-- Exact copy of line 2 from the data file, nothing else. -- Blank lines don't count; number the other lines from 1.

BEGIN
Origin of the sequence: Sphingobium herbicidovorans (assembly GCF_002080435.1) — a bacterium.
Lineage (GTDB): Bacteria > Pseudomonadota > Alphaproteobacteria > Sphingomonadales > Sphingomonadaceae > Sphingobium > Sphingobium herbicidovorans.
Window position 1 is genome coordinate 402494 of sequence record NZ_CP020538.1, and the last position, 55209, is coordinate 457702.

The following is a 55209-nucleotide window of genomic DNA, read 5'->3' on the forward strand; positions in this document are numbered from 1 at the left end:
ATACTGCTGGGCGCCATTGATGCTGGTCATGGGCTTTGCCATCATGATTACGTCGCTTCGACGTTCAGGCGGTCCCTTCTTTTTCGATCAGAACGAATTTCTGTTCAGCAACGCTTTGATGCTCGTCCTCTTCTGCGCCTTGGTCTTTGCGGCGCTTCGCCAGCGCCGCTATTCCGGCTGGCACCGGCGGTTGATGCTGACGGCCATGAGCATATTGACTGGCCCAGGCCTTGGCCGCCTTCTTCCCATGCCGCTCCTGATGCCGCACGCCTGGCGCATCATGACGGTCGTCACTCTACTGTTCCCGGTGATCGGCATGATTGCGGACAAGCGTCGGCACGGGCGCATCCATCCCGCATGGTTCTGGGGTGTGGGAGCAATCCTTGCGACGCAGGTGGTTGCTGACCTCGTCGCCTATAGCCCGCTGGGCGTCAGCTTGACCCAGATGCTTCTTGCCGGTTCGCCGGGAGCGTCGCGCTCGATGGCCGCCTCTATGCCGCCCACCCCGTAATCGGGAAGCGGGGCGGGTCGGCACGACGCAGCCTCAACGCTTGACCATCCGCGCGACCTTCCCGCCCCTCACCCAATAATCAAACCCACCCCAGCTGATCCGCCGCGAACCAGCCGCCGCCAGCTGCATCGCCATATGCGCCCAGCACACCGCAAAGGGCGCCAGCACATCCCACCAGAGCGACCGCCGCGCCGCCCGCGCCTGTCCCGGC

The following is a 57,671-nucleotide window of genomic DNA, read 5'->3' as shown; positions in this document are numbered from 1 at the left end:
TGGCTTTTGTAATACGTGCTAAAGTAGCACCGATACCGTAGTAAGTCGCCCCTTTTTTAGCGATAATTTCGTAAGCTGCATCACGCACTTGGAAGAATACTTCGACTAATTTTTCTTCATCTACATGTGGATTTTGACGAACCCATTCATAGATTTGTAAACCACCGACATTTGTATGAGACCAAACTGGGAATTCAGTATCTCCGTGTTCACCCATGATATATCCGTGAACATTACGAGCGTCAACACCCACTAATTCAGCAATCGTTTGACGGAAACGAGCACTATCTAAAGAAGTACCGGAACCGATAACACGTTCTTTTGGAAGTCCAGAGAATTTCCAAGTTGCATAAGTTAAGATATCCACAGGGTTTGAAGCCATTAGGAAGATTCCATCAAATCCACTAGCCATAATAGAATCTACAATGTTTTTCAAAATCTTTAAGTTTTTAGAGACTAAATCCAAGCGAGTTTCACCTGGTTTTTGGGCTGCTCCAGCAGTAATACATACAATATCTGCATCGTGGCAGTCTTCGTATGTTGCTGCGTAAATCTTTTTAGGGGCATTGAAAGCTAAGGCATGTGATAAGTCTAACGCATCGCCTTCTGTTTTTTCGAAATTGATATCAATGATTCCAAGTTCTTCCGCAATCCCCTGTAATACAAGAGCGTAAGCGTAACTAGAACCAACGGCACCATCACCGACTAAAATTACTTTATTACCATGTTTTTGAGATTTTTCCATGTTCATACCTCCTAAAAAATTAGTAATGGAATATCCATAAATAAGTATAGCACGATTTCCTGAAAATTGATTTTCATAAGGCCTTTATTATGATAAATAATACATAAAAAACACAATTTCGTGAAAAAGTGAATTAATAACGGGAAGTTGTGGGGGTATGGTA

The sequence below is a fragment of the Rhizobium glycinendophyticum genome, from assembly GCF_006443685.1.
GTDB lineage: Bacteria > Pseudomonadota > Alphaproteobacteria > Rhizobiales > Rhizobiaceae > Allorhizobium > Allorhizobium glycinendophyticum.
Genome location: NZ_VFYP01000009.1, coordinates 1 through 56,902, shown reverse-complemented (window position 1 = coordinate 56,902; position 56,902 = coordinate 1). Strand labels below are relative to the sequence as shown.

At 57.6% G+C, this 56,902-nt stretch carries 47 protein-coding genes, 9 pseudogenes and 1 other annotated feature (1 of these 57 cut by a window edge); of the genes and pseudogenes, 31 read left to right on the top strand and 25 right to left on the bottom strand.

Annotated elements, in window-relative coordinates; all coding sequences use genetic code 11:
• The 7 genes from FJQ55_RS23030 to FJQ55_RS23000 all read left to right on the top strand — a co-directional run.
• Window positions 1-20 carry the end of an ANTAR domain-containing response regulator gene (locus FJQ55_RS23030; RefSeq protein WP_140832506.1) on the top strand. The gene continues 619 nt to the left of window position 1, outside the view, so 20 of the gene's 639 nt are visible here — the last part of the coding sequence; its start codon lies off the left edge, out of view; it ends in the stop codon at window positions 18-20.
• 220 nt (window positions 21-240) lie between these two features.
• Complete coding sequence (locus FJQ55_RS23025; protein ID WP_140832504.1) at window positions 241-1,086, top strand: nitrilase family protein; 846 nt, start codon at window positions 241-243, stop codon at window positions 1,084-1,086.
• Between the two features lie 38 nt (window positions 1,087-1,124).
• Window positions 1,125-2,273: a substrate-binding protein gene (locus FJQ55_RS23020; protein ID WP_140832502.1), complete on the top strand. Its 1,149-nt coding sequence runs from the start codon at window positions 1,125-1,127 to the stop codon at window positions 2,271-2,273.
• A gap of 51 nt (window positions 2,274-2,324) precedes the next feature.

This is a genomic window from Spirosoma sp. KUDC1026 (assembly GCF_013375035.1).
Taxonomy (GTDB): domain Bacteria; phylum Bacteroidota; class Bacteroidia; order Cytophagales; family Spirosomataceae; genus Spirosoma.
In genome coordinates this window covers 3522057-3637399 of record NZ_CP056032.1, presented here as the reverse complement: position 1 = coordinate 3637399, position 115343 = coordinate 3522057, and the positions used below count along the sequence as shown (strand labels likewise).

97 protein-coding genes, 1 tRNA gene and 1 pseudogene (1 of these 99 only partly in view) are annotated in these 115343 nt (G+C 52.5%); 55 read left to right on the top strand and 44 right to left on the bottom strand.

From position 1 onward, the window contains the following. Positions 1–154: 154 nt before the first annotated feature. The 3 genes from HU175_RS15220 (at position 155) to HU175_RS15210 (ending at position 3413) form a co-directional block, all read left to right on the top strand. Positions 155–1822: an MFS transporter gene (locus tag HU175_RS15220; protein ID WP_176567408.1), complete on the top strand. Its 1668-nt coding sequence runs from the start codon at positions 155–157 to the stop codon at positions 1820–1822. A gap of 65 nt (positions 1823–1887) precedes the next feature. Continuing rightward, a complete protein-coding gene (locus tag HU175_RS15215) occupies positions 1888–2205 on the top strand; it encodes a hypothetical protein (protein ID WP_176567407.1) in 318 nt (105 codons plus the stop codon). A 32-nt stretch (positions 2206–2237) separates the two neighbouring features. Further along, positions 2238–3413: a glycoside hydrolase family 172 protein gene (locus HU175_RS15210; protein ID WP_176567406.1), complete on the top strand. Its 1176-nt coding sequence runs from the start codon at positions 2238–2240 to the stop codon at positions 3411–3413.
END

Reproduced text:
Lineage (GTDB): Bacteria > Pseudomonadota > Alphaproteobacteria > Sphingomonadales > Sphingomonadaceae > Sphingobium > Sphingobium herbicidovorans.